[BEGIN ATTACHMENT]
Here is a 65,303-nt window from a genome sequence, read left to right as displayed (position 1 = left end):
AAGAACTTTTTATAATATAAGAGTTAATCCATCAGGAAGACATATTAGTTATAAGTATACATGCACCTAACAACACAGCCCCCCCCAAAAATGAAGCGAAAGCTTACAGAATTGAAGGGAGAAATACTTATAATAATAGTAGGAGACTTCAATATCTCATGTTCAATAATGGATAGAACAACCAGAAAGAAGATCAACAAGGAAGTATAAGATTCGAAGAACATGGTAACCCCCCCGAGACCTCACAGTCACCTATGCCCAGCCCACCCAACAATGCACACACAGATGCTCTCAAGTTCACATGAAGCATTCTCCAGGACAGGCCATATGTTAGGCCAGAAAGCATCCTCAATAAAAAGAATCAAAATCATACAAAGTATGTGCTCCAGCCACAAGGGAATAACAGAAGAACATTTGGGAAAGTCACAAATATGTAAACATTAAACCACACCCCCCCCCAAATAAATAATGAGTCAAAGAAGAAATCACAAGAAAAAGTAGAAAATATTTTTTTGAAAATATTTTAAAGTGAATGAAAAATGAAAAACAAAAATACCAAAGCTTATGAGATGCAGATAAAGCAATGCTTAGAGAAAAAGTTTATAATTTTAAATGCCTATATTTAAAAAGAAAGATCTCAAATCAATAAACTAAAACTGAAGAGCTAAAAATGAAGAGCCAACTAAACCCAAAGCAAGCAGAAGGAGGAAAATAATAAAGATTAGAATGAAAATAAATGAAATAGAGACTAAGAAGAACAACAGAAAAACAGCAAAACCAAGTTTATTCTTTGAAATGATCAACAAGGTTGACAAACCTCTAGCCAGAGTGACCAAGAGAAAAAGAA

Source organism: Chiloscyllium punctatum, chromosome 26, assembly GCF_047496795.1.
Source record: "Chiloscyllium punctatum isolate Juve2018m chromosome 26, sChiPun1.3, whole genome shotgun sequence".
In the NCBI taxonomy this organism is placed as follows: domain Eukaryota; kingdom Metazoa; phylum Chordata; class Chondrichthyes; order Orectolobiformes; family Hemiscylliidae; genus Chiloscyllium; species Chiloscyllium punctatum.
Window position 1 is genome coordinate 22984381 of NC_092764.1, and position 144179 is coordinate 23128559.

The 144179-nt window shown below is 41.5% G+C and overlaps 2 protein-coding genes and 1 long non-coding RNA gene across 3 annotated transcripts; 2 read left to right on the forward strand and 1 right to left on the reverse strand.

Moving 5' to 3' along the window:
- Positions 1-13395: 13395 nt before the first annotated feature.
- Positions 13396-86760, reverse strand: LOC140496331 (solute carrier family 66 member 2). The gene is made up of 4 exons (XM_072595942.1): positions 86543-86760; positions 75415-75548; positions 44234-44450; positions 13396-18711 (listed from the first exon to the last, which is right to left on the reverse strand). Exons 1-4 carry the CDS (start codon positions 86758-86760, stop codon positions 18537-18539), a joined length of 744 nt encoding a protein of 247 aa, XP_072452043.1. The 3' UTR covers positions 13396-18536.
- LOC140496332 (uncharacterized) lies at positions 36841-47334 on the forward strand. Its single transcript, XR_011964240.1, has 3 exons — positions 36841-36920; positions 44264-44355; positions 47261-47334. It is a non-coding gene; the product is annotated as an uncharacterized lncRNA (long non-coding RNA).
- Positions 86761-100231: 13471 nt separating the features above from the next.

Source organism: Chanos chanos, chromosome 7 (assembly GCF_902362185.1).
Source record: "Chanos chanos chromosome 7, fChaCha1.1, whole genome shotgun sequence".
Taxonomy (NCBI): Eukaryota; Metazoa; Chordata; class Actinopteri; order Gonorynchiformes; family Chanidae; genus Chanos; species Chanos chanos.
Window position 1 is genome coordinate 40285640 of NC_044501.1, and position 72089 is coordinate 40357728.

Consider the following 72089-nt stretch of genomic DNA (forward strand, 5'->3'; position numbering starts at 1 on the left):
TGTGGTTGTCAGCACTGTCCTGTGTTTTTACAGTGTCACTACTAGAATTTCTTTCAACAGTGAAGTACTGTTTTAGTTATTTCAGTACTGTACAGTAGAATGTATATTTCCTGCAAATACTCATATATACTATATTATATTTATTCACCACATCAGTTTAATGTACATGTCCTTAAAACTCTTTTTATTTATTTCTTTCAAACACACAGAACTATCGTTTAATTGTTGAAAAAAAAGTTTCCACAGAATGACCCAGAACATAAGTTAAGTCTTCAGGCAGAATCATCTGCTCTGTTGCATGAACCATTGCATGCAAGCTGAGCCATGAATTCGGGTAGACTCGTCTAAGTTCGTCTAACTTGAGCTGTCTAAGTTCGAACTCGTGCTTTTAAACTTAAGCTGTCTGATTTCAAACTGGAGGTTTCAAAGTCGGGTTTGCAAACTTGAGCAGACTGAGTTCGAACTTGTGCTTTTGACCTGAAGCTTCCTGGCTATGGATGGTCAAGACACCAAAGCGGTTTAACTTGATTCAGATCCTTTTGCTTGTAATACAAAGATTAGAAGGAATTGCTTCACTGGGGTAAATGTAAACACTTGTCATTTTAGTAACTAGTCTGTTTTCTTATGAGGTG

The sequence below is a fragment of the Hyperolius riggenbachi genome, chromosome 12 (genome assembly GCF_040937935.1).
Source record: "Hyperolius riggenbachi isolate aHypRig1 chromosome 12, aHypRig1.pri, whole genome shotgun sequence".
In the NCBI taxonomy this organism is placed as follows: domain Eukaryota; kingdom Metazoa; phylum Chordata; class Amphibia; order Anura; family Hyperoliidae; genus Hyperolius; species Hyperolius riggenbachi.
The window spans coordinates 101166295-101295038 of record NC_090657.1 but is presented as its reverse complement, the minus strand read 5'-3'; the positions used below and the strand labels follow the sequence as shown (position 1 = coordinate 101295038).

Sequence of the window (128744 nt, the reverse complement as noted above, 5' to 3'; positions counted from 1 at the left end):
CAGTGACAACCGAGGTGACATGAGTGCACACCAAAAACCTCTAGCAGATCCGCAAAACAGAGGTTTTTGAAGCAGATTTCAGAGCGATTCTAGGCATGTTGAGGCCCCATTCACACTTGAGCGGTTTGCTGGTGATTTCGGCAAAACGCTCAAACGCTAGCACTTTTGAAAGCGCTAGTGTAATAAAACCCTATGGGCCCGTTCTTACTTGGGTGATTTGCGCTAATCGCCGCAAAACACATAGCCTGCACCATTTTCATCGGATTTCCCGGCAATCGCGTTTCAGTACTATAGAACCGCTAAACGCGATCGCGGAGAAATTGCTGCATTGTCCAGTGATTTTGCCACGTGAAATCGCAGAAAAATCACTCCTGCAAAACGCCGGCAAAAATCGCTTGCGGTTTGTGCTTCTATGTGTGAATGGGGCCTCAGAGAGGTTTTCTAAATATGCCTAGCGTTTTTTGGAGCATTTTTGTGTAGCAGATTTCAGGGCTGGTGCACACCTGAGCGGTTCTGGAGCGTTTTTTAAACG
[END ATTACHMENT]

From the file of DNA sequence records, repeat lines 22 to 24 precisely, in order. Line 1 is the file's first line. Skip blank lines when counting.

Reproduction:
The window spans coordinates 101166295-101295038 of record NC_090657.1 but is presented as its reverse complement, the minus strand read 5'-3'; the positions used below and the strand labels follow the sequence as shown (position 1 = coordinate 101295038).

Sequence of the window (128744 nt, the reverse complement as noted above, 5' to 3'; positions counted from 1 at the left end):
CAGTGACAACCGAGGTGACATGAGTGCACACCAAAAACCTCTAGCAGATCCGCAAAACAGAGGTTTTTGAAGCAGATTTCAGAGCGATTCTAGGCATGTTGAGGCCCCATTCACACTTGAGCGGTTTGCTGGTGATTTCGGCAAAACGCTCAAACGCTAGCACTTTTGAAAGCGCTAGTGTAATAAAACCCTATGGGCCCGTTCTTACTTGGGTGATTTGCGCTAATCGCCGCAAAACACATAGCCTGCACCATTTTCATCGGATTTCCCGGCAATCGCGTTTCAGTACTATAGAACCGCTAAACGCGATCGCGGAGAAATTGCTGCATTGTCCAGTGATTTTGCCACGTGAAATCGCAGAAAAATCACTCCTGCAAAACGCCGGCAAAAATCGCTTGCGGTTTGTGCTTCTATGTGTGAATGGGGCCTCAGAGAGGTTTTCTAAATATGCCTAGCGTTTTTTGGAGCATTTTTGTGTAGCAGATTTCAGGGCTGGTGCACACCTGAGCGGTTCTGGAGCGTTTTTTAAACG